If your horse is bored with hard schooling sessions. You will be glad that you take the time to change things up and get his attention. His attitude will be better and he will most likely be a more willing participant.
Try to think of different ways to work on what you need to work on. There are a ton of arena exercises you can do. If you aren’t sure, ask your instructor for some suggestions.
Incorporating riding outside of the ring if you feel comfortable can also get your horse interested in work again so that when you go back to the arena he will be a more willing participant.
Lesson horses get bored, doing the same things and teaching new riders who give conflicting signals. If you focus on pushing him forward, maybe tap him with a crop to get him out of his zombie-like state, hopefully, that will help get their attention back on you. The harder you make them work, the more micromanaging you do. Constantly giving him cues, hopefully, will help him be more inclined to pay attention better.
Practicing a lot of transitions from one gate to another is another way to help keep your horses attention. If you go round and round in a trot over and over again, it is easier for your horse to go into zombie mode, stop paying attention and become easily distracted.
Changing direction, changing gaits, incorporating some halts and maybe even a back up every now and then will be another way to get your horse to pay attention.
Don’t Get Frustrated Get Creative
All horses will have days where they just seem distracted and not listening. It is just part of riding. Don’t allow yourself to get frustrated. Instead of getting frustrated or irritated at your horse. Get creative, think of different exercises to do to get his attention back.
Why Can’t We Just Create An Environment With No Distractions?
Taking away all the possible things to distract your horse is counterproductive. For one, I’m sure if you removed everything you saw as a potential distraction, he would just find something else to be distracted by.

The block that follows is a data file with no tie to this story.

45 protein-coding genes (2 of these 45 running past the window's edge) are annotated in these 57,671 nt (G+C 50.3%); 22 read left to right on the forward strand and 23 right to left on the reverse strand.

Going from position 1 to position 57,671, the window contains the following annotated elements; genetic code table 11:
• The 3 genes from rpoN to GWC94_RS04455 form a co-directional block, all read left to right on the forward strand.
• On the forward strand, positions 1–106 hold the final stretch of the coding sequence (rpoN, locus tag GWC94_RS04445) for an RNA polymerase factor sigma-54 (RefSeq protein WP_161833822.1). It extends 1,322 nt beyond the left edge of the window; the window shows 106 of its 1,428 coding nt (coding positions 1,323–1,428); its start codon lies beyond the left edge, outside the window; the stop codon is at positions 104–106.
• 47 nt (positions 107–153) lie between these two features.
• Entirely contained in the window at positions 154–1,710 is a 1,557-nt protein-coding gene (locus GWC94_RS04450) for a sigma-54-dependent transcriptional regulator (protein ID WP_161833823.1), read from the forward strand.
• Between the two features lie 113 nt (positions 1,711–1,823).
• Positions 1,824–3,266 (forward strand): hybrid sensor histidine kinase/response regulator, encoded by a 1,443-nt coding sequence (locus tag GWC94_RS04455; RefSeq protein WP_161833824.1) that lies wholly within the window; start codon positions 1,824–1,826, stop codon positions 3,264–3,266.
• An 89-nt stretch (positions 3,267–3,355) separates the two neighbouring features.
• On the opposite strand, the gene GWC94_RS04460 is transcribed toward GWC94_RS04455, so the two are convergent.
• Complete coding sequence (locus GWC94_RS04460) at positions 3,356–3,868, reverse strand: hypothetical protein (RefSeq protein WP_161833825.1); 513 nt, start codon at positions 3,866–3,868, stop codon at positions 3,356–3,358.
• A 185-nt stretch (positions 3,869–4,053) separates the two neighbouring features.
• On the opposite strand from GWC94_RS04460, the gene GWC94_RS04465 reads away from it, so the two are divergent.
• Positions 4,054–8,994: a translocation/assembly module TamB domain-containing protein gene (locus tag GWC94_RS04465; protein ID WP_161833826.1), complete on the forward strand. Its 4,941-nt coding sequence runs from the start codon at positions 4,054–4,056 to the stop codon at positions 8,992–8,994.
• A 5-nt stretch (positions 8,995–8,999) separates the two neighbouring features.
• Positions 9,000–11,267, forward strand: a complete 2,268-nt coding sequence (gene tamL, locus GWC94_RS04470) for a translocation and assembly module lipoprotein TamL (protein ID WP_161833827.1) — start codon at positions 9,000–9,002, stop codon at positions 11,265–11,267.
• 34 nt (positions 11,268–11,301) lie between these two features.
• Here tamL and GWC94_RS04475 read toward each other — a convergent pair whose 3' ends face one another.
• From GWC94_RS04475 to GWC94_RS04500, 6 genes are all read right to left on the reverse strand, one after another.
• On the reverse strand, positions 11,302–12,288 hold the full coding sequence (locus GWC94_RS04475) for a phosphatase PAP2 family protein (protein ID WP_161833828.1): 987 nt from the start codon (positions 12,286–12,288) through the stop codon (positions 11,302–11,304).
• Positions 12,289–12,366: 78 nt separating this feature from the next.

Secondly, we don’t ask a lot of our horses. They stand around with their friends, eat and sleep most of the time. It is part of our horse’s training and job description that they keep their attention on us when we are riding and working with them. It is not too much to ask, they have the majority of their time to do whatever they want. We can and should insist that they pay attention to us when we are riding. The better they pay attention the better that both you and your horse will progress.
When we are able to give our horse cues when he is distracted to get him paying attention to us again, that is a great sign. It is a sign that you and your horse are communicating well. That you are “speaking the same language”.
Controlling The Mind As Well As The Body
Learning how to handle your horse when distracted will help you in many ways. If you show, it will help your horse focus on the task at hand. If you trail ride, it will keep your horse looking where he is going, which could help avoid him spooking or stepping off the trail.
You will generally have better control of your horse, which keeps us safer around them. Working on focusing them on us amongst distractions is important. It means that we are not just sitting up there guiding him around the ring… we are controlling the mind as well as the body.
“Speaking the same language” as our horse is what we all strive for. Keeping him focused on us is a big step towards reaching this goal.